A student once asked me whether in my opinion Mark Twain actually said that the coldest winter he ever spent was a summer in San Francisco. Taken aback for a moment, I replied, of course, that it wasn't a matter of opinion: he either said it or he didn't, and there were reliable ways of finding out which. (In fact, he did.) If, on the other hand, she'd asked me whether I thought Twain was exaggerating (as was his wont) for dramatic effect or giving an accurate weather report, I would have offered an instant and confident opinion, being an enthusiastic reader of that rascal who, like Huck, "tole the truth, mostly."
Exaggeration was his stock in trade, and, for him, a way to deliver truths that urgently needed to be told, making them palatable with a generous serving of laughter. The incident reminded me of how important it is to distinguish, in our scriptural and theological debates, between matters of opinion (remembering that not all opinions are equally informed) and matters of fact (which are at least theoretically subject to historical verification or rational validation or scientific proof). Not all facts can be proven, not all opinions are worthy of consideration, and scientific method is not the final arbiter of factuality, but to consider the basis on which we accept as right, true, or useful what we find in the morning newspaper and, most importantly, in scripture, is an indispensable criterion of responsible reading.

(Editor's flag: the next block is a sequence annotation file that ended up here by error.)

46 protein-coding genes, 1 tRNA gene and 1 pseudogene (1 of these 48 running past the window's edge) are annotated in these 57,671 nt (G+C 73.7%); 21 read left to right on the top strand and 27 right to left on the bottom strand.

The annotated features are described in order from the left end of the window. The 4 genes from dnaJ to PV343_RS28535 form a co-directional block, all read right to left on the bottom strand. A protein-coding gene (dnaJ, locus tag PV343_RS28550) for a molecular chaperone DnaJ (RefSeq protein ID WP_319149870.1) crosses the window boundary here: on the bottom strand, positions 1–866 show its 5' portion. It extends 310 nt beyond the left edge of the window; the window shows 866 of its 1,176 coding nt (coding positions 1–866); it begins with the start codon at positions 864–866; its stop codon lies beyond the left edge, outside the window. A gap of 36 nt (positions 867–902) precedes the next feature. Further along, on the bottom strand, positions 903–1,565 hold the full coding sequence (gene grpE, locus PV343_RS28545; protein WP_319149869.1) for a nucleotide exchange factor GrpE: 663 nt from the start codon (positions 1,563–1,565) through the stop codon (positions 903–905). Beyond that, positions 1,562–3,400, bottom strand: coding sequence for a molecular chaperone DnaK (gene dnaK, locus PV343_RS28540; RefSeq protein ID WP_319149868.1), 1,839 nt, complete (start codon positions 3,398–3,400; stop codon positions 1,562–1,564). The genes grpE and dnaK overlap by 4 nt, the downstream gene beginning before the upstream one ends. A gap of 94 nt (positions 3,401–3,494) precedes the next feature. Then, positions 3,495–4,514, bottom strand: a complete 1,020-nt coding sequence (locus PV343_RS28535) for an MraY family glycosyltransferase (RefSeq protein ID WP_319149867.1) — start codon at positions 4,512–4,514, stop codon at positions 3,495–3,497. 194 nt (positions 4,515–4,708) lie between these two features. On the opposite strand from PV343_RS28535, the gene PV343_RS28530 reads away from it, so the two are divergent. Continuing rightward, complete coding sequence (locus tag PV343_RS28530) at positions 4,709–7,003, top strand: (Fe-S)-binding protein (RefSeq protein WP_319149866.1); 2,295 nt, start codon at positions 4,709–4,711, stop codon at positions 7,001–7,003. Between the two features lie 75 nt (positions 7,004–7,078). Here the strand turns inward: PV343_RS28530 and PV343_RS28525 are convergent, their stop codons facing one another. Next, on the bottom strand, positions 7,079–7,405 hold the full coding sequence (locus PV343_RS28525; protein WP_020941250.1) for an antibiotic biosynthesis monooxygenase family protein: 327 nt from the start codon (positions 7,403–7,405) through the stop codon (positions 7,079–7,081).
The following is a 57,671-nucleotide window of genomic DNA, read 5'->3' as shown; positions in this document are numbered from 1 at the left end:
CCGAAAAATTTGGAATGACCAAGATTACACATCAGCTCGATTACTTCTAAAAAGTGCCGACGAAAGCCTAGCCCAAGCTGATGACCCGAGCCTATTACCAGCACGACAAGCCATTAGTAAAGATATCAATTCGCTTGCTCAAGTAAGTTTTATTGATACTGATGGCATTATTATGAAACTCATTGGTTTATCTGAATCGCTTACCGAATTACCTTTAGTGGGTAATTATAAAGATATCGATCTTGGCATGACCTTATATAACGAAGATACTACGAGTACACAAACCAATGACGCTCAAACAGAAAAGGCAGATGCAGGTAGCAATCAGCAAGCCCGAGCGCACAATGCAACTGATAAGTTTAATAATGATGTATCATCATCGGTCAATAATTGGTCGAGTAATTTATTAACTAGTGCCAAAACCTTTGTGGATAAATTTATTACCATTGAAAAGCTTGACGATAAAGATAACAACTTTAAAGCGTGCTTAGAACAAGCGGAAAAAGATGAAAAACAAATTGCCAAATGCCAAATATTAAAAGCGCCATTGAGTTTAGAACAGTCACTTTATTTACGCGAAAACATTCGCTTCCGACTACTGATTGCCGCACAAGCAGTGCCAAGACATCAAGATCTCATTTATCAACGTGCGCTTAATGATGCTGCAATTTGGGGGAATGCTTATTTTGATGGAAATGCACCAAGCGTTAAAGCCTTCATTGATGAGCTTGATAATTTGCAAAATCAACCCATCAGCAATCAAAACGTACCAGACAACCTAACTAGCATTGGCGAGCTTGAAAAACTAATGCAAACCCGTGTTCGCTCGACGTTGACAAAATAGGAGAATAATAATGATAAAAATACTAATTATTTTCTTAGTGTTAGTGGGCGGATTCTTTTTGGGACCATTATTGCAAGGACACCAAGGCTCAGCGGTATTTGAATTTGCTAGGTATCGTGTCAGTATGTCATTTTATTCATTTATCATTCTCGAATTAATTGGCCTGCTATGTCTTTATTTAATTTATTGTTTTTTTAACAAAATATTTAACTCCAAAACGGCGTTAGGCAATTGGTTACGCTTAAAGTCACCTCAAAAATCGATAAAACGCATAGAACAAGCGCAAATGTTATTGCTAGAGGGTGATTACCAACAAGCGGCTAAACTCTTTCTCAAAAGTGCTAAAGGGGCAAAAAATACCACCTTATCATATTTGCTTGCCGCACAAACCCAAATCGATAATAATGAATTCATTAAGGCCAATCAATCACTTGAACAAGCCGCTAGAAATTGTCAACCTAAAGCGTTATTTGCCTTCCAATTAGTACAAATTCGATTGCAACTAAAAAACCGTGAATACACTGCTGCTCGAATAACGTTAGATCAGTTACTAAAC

At the same time, God meets us in our uncertainties. God meets the physicist in the exhilarating indeterminacies of field theory and string theory and chaos theory, and in the wave that is also a particle. God meets the poet in the pun that opens two paths to two truths and the image that evokes conflicting associations. And the doctor in the moment of discernment about what this particular body might respond to. At the end of our certainties, the Spirit waits with guidance good for this occasion, this instance, this circumstance, not necessarily transferable to next time.
And to acknowledge ambiguity in scripture in no way diminishes its authority. Indeed, its ambiguity and paradox are necessary instruments of truth: Truth will not let us limit or diminish the complexity of what comes from the hand of a transcendent God. Ambiguity is not vagueness, but rather a form of precision. Plurality of interpretive possibilities is not the same as rampant relativism. Criteria of validity always apply, and always entail some understanding of the contexts and purposes of both writer and reader.
Within the broad embrace of the church, under the bright wings of the Spirit who breathes life into the conversation that takes place among the faithful, right reading of sacred texts is not necessarily uniform reading. To read faithfully is to read prayerfully, not necessarily consistently. "Love changes," Wendell Berry writes, "and in change is true." In its way, this claim applies as much to our love lives with God as to the long love between spouses, the focus of Berry's poem.
Marilyn McEntyre, author of Caring for Words in a Culture of Lies: Stewardship of Language in a Culture of Lies  (Eerdmans, May 2009), is a Fellow at the Gaede Institute for the Liberal Arts, Westmont College.